Although cargo cults appeared most prolifically during and after WWII, the first instances of such ritualistic mimicry appeared in the late 19th century, which saw an intensification of colonialism in Melanesia. These movements included elements like anti-colonialism, millenarianism (the belief in a coming fundamental transformation of society), the spiritual exaltation of Western material goods, or some combination of the three as a response to encounters with colonialism and Christian missionaries. German, Dutch, British, French, Japanese, and American visitors all succeeded each other, and every time a new cargo cult would spring up to explain the natives’ newfound shocking realities.
For instance, the millenarian flavor is exemplified by the widespread belief that a peaceful age was about to arrive very soon into the future, one in which there would be no more poverty and everyone would be rich with cargo. But before this peaceful age, one of destruction would have to befall them first, a sort of apocalypse mythology that is virtually universal in all cultures. Furthermore, the ‘white men’ would be driven from their lands (the anti-colonialism), or alternatively, their skin would turn white, its true color that had been obscured until then due to a Western plot.
Although the Melanesians had complex social and religious organizations and were very crafty with their maritime and agricultural activities, all their technology was based on wood and stone. The disparity between what was basically Stone Age tech and modern machines must have been incomprehensible. In this situation, the words of science fiction writer Arthur C. Clarke are incredibly prescient. In 1962, in his book “Profiles of the Future: An Inquiry into the Limits of the Possible”, Clarke formulated his famous Three Laws, of which the third law is the best-known and most widely cited: “Any sufficiently advanced technology is indistinguishable from magic.”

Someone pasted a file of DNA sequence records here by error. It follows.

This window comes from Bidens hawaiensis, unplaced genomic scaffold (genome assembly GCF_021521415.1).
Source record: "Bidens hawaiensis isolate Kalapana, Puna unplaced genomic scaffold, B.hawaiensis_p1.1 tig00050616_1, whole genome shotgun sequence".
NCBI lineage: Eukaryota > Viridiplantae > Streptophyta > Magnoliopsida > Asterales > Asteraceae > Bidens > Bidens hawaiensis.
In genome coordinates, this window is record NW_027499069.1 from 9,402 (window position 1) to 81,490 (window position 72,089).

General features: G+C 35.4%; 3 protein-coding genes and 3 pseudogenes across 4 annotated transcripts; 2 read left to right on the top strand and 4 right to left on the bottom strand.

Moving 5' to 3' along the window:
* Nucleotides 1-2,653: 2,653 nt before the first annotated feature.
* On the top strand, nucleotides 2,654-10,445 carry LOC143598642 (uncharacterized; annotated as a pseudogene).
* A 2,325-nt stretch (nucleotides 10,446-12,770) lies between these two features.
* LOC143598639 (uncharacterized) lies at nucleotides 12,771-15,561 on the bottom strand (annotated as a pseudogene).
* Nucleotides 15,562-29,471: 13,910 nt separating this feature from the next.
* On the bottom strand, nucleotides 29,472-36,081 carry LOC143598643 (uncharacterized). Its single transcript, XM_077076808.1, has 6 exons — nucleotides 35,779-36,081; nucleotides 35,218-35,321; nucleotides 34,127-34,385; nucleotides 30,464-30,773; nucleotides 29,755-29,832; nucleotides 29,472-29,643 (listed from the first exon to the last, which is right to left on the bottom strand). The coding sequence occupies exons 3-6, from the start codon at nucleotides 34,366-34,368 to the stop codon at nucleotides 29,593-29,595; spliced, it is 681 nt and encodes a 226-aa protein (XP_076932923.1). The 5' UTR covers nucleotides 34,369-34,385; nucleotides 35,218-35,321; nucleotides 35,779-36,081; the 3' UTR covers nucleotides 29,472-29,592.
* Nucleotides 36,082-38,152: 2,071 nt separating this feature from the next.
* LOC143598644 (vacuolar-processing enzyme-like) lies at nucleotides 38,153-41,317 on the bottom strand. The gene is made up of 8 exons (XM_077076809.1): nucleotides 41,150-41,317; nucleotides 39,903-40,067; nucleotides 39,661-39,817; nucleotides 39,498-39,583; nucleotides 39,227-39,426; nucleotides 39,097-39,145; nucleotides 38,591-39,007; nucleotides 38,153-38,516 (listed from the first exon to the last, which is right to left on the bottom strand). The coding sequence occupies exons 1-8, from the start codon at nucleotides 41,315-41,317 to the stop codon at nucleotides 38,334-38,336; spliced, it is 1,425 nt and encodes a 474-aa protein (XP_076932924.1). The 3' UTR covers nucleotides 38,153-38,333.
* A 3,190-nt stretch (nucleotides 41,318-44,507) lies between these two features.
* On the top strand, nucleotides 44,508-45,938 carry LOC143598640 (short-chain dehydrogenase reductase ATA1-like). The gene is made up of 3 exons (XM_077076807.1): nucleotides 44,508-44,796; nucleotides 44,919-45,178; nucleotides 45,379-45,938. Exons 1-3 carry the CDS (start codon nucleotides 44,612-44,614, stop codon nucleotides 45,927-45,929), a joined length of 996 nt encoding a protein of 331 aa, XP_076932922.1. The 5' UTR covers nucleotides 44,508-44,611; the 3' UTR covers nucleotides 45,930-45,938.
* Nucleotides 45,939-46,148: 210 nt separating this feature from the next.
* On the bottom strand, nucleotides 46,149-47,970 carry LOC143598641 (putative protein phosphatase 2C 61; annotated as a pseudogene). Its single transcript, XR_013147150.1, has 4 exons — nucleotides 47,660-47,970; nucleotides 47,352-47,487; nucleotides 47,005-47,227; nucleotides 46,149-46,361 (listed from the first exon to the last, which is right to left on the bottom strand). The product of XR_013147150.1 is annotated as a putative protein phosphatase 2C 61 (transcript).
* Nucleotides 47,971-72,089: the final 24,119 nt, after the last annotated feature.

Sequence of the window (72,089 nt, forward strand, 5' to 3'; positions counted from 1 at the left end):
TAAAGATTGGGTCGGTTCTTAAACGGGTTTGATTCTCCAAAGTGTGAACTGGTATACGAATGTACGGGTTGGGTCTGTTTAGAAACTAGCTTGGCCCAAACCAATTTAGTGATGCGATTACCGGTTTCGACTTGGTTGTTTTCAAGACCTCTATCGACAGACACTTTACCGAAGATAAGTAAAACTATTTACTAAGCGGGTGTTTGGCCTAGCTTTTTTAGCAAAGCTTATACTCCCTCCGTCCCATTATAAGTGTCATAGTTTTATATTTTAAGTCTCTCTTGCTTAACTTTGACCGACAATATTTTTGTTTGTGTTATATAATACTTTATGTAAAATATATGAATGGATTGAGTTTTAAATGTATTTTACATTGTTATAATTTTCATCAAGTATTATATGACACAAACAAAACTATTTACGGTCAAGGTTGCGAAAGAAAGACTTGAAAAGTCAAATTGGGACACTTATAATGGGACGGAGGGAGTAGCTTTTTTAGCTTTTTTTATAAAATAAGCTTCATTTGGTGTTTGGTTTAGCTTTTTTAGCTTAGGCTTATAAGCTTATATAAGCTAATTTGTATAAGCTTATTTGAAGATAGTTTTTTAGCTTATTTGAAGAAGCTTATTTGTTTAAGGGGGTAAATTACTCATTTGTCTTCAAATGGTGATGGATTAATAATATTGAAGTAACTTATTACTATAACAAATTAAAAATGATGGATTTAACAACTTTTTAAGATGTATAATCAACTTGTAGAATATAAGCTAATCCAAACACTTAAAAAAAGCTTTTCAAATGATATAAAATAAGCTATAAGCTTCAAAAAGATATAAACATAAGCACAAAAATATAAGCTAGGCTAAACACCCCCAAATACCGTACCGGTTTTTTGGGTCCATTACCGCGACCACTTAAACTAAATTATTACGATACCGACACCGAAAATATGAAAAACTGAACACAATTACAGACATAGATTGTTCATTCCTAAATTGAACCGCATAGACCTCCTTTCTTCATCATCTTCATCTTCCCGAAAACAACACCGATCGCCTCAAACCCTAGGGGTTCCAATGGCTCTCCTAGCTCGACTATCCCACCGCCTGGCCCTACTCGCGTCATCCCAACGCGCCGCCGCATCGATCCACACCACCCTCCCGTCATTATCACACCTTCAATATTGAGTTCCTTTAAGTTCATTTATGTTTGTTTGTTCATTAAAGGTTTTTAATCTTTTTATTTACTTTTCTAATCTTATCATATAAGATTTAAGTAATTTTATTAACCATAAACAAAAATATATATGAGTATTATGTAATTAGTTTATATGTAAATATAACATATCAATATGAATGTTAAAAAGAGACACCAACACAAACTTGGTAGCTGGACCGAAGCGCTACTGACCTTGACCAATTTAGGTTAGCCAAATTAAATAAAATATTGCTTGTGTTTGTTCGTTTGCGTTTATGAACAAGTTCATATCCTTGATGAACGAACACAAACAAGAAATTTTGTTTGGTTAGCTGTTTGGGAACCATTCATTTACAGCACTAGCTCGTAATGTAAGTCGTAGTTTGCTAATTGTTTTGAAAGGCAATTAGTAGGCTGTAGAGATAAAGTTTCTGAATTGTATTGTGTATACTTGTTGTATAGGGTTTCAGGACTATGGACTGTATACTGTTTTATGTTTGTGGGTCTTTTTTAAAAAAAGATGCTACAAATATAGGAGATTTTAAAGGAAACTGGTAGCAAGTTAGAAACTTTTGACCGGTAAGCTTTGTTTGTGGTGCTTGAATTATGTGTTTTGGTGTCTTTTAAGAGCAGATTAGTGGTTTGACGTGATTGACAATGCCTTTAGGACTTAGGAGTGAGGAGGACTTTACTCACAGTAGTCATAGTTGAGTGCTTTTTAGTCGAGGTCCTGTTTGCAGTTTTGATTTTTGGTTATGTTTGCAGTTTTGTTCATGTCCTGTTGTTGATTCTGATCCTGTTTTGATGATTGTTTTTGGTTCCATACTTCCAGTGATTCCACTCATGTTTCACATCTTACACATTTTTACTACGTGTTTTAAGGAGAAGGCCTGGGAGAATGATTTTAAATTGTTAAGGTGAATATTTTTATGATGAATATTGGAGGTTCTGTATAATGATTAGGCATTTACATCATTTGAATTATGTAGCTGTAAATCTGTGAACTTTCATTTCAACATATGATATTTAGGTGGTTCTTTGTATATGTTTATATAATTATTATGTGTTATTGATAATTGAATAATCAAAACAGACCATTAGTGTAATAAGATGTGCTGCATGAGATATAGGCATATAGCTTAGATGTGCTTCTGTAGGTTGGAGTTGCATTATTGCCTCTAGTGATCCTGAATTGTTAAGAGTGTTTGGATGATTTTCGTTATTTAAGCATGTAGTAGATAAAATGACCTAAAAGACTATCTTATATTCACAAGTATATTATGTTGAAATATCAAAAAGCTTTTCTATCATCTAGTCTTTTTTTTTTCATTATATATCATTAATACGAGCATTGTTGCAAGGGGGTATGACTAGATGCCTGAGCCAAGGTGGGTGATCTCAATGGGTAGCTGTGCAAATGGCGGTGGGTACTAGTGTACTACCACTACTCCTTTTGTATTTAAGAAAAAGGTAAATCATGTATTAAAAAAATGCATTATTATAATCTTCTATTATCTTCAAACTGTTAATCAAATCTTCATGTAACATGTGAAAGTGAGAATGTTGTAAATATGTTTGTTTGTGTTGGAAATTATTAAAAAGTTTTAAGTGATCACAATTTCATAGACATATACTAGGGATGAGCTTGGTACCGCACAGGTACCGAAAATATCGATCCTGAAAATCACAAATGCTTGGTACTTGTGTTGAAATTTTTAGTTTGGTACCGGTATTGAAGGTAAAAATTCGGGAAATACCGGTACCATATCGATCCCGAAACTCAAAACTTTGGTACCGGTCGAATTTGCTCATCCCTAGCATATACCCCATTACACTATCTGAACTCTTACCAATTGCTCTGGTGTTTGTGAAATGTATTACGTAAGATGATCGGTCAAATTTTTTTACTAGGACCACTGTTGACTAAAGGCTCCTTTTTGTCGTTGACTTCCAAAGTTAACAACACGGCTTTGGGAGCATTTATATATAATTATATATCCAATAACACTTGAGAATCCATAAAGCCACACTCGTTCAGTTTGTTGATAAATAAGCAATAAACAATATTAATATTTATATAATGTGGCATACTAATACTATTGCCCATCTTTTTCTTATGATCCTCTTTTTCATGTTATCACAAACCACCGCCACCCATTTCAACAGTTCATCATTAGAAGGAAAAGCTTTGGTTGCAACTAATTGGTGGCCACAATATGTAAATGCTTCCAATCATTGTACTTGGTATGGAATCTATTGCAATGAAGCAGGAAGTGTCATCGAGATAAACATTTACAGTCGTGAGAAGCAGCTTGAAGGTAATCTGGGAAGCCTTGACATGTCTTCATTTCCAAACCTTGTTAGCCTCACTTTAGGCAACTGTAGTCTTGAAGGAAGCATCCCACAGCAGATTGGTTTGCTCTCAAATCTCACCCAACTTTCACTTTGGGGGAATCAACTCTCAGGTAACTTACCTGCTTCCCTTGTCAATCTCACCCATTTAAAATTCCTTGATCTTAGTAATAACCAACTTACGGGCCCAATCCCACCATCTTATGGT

These expectations partly explain the self-destructive behaviors that are so widespread among these sects. Very often, whenever a white traveler, explorer, or scientist ventured into remote New Guinea, the natives would quickly butcher all of their pigs and other livestock, their only source of sustenance. In some cargo sects, the sacrifice of these valued animals would bring three days of darkness in which “Great Pigs” would show up in the sky. Of course, as long as they properly erected wireless antennae made from bamboo and rope. Some of the most known cargo cults include the “Taro Cult” of New Guinea, the “Vailala Madness” of Papua, the “Naked Cult” of Espiritu Santo, the “John Frum Movement” of the New Hebrides and the “Tuka Cult” of the Fiji Islands.
Although the Melanesians had complex social and religious organizations and were very crafty with their maritime and agricultural activities, all their technology was based on wood and stone. The disparity between what was basically Stone Age tech and modern machines must have been incomprehensible. In this situation, the words of science fiction writer Arthus C. Clarke are incredibly prescient. In 1962, in his book “Profiles of the Future: An Inquiry into the Limits of the Possible”, Clarke formulated his famous Three Laws, of which the third law is the best-known and most widely cited: “Any sufficiently advanced technology is indistinguishable from magic.”
It would be wrong, however, to smugly point the finger at the poor Melanesians. After all, cults of this general kind are in no way, shape, or form peculiar to the Southern Ocean. As British sociologist Peter Maurice Worsley explained in a 1950s Scientific American article:
“Men who feel themselves oppressed and deceived have always been ready to pour their hopes and fears, their aspirations and frustrations, into dreams of a millennium to come or of a golden age to return. All parts of the world have had their counterparts of the cargo cults, from the American Indian ghost dance to the communist-millenarist “reign of the saints” in Munster during the Reformation, from medieval European apocalyptic cults to African “witch-finding” movements and Chinese Buddhist heresies. In some situations men have been content to wait and pray; in others they have sought to hasten the day by using their strong right arms to do the Lord’s work. And always the cults serve to bring together scattered groups, notably the peasants and urban plebeians of agrarian societies and the peoples of “stateless” societies where the cult unites separate (and often hostile) villages, clans and tribes into a wider religiopolitical unity.”
Throughout the decades due to increasing contact with Westerners and the industrialization of Melanesia, almost all cargo cults have now disappeared. One of the only cargo cults that are still enduring is the John Frum movement dedicated to a ghostly American messiah that promises planeloads and shiploads of cargo to its followers from America if they pray to him.
Cargo Cult science and the crisis in research